Some 2,654 jobs lost
By Rebecca Zuill
Bermuda has lost a total of 2,654 jobs between 2010 and 2012, statistics in the Department of Statistics Bermuda Facts and Figures publication show.
Just released, this booklet is free, and provides myriad statistical information on everything from divorces to rainfall.
Bermuda's public revenue and spending for 2010 to 2012 is reported. It shows that total revenue for 2010 was $928.1 million, then in 2011 was 943.2 million before dropping to 863.1 million in 2012.
Expenditure for 2010 was $1,138.2 million, dropping to 1,115.3 million for 2011 and down again to $1,096.5 for 2012.
The spread between the numbers — not reported in the booklet — do not reflect that downward trend. In 2010 the difference between revenue and income was $210.1 million, the gap tightening to $172.1 million in 2011, and widening to 233.4 million in 2012.
Where public money comes from and where it goes is also laid out, with Central Government Finance figures showing that capital expenditure in Bermuda plunged from $113.4 million in 2010, to $68.2 million in 2011 and still further to $53.0 million in 2012.
At the same time, in the current expenditure column, salaries and wages increased from $418.6 million to 436.6 million to 445.7 million over the three year period, while expenditure for goods and services dropped from $387.3 million to $375.1 million to $342 4 million in 2012.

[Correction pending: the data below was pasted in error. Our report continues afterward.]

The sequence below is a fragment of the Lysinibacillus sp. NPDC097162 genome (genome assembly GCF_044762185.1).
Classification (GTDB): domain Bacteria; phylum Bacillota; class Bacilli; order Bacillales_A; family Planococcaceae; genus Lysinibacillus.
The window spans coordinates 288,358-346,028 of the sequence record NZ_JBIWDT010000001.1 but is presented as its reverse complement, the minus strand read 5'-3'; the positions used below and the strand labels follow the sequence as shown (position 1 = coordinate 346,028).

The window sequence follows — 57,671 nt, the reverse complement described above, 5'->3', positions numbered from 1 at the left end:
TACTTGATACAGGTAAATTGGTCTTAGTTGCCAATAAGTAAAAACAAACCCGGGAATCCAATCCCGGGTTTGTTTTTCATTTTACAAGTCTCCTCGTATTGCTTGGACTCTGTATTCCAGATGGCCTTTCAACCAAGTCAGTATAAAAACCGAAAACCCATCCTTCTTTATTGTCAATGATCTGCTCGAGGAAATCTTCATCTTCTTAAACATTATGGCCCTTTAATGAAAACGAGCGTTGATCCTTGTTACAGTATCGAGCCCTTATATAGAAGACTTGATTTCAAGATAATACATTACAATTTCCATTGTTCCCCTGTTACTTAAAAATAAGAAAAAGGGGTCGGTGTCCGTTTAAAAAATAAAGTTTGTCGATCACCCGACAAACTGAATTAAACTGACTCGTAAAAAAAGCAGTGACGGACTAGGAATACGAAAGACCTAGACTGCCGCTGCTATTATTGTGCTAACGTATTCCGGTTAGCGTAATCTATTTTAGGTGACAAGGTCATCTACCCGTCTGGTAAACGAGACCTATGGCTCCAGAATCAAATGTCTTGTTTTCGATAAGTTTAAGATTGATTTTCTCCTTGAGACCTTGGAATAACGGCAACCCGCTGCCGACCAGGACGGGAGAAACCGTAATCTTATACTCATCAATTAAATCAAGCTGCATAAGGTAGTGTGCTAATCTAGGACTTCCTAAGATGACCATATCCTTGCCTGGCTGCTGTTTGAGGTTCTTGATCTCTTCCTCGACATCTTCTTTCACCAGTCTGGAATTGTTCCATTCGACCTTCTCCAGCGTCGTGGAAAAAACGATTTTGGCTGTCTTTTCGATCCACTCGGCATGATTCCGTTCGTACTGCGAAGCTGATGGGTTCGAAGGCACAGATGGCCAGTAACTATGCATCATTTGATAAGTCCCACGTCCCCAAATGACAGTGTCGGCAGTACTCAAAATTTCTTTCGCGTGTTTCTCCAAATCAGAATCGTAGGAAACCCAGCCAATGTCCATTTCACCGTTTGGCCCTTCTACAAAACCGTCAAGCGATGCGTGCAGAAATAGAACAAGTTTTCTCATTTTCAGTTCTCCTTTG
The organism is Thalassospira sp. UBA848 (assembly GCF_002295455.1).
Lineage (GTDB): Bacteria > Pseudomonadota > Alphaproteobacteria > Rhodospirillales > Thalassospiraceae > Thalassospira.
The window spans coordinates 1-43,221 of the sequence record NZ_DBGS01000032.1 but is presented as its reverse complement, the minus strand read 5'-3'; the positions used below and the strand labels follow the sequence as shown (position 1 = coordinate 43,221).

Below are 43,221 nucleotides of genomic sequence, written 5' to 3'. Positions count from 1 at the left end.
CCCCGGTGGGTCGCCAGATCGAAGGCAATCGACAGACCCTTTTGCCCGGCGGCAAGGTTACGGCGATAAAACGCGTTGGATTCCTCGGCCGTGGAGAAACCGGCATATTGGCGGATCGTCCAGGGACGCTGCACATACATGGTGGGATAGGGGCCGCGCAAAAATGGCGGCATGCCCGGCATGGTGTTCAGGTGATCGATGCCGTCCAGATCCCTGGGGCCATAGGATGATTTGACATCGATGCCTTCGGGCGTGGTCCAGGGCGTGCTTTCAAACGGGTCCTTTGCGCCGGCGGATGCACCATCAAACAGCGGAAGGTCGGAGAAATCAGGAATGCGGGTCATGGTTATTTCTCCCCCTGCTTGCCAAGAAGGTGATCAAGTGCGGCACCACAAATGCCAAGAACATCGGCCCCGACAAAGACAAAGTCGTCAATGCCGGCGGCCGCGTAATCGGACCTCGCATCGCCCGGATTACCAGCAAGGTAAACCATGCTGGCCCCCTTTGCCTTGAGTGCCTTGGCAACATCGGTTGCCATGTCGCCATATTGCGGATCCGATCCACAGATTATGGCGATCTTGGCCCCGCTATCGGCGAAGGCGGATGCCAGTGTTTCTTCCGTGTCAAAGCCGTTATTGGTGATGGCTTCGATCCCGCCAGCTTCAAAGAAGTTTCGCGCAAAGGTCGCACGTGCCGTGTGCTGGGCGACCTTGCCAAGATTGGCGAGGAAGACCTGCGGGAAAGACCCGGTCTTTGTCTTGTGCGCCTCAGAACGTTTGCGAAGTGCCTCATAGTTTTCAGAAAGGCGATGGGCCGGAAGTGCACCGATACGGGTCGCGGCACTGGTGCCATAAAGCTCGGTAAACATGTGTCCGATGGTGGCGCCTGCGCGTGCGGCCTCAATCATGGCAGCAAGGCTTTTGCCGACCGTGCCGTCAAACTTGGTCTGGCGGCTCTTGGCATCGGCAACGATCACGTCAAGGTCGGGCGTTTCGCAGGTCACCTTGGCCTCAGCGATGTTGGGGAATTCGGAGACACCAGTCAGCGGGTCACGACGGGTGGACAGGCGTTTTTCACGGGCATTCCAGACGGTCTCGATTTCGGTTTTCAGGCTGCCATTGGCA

Grants and contributions rose from $179 million in 2011 to 194.1 million in 2012, straddling the 2010 figure of 186.3 million.
Other statistical information includes the fact that Bermuda has become wetter and more humid in the past three years. And that between 2010 and 2011, births and deaths fell, as did marriages and divorces.
Since 1991, men's lift expectancy has risen by seven years, reaching an average age of 77, and women can expect to live an additional four years, reaching an average of 82.
Since 1991, the gap between black, and white and other, ethnicities is closing. Since that year the percentages have moved from 58 total black and 42 of total white and other, to 54 total black and 46 total white and other.
Statistics also show that Anglicans have lost 12 percent of their membership, dropping from 28 percent to 16 percent. While the established religions have remained fairly stable, the category of ‘other' religions is growing, rising from 34 percent to 50 percent during the same time period.
The number of cars has dropped, falling from 49,662 in 2010 to 47,459 in 2012. However, the number of buses, taxis and limousines has risen from 710 in 2010 to 769 in 2012.
The pamphlet contains an array of statistical data and information pertaining to Bermuda's economy. It highlights social, economic and geographic data from 2010 to 2012 and also contains historical notes on the development of Bermuda since the 16th century.
Complimentary copies of this quick reference pamphlet are available from the Department of Statistics, 3rd Floor, CedarPark Centre Building, 48 Cedar Avenue in Hamilton. Electronic copies of this publication can be downloaded from the Department of Statistics' website at www.statistics.gov.bm